Monday, April 13, 2009

jazz profiles

So here are some NPR Jazz
Profiles I've been listening to.
I didn't realize that they even
existed until now. They're mostly
interviews with people about the
musicians with their music in the
background. I've enjoyed them so far.

Continue reading

Charles Mingus: 'Fables of Bass,' Part 1, April 23, 2008 - One of American music's greatest innovators, Charles Mingus was a powerful bass player, an accomplished bandleader and an extraordinarily inventive composer. The ever-impassioned Mingus was a prolific writer of intricate, highly personal music which greatly expanded the palette of jazz. And in leading dozens of his own groups, he brought a fiery virtuosity to hundreds of original compositions.

Born in 1922, Charles Mingus, Jr. was raised in the Watts neighborhood of Los Angeles, Calif. His earliest musical influences came from the choir and gospel singing of his local church, though he was deeply affected by jazz he heard on the radio, particularly the records of Duke Ellington. Mingus got his musical start learning the trombone and cello, before high school friends and future collaborators Buddy Collette and Britt Woodman introduced him to the bass.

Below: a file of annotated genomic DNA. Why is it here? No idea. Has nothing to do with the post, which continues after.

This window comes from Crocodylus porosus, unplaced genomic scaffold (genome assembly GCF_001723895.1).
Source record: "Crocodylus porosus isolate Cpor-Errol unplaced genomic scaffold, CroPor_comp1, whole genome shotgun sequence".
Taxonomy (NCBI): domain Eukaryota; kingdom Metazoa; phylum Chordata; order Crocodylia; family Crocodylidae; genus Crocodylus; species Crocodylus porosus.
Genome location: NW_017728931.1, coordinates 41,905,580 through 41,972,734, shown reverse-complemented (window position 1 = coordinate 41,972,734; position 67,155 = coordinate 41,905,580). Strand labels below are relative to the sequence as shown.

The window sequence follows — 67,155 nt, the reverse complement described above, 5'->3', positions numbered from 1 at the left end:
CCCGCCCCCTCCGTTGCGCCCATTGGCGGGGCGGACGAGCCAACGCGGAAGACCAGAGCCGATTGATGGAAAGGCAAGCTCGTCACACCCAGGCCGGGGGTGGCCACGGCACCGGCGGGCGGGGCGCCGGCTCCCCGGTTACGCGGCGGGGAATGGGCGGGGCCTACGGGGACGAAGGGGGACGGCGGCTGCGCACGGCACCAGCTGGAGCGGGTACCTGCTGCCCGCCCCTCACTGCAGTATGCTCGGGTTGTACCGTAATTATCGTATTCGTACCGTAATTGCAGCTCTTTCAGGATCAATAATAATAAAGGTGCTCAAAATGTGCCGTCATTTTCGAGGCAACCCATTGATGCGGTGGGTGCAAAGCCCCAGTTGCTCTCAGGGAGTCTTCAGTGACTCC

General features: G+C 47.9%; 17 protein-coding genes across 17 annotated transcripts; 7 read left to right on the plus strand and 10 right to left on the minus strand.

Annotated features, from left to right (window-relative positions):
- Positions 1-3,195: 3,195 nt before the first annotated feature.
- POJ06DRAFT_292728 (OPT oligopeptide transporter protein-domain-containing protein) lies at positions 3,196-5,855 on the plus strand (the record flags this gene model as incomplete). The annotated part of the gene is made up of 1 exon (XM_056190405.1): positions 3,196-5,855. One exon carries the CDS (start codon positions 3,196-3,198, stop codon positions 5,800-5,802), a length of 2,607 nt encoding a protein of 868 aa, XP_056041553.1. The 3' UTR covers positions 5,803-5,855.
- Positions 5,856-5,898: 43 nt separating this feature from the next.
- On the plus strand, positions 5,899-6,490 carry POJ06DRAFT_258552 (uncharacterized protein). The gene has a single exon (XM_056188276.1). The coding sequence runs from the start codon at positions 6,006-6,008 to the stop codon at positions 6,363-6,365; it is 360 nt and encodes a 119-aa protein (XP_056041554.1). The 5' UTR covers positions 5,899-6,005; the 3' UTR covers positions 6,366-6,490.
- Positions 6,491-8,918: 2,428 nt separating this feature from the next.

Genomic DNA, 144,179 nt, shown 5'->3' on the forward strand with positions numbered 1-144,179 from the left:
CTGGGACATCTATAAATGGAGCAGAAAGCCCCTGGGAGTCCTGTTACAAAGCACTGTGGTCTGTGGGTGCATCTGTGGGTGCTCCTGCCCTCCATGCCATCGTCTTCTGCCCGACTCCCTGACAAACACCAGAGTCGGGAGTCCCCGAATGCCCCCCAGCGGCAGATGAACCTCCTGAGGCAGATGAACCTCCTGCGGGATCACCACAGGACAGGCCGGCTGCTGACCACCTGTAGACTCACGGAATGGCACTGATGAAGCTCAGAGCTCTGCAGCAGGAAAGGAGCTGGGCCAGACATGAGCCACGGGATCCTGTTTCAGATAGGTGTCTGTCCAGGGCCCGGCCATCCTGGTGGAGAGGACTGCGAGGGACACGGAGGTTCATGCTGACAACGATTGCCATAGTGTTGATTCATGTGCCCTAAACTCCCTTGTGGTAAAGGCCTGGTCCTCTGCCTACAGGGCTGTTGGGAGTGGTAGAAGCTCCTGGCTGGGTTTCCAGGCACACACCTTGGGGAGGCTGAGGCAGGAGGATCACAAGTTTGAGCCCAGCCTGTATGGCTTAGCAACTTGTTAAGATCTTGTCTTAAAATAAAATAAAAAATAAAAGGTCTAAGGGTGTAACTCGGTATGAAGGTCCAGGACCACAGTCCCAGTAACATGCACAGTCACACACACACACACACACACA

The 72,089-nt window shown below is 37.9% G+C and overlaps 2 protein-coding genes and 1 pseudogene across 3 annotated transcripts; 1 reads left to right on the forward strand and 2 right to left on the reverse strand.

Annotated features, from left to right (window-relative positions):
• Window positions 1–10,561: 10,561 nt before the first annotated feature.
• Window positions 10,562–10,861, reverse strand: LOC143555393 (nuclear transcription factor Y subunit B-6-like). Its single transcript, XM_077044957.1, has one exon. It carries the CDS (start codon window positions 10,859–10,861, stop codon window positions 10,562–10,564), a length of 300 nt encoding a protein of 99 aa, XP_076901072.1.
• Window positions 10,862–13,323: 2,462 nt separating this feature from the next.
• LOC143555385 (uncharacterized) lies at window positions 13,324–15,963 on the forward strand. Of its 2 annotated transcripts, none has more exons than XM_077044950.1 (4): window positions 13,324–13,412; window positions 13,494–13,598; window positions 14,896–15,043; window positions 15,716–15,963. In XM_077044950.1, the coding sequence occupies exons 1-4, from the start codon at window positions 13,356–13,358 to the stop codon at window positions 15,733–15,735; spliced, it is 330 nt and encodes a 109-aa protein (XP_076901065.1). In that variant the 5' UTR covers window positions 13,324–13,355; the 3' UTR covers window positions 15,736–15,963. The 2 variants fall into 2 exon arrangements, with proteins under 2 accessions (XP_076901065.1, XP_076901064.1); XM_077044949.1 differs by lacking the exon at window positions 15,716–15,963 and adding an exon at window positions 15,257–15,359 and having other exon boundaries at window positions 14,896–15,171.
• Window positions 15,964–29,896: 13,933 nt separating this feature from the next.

Mingus studied with bassist Red Callendar, an in-demand sideman in his day, and honed his technique while working with orchestral musicians, at the same time developing a classically-influenced compositional voice. Mingus was also landing important gigs with L.A. groups. In 1942, he performed with Barney Bigard, a clarinetist with Duke Ellington's band, and Kid Ory, a New Orleans trombonist. Soon afterward, he toured with Louis Armstrong.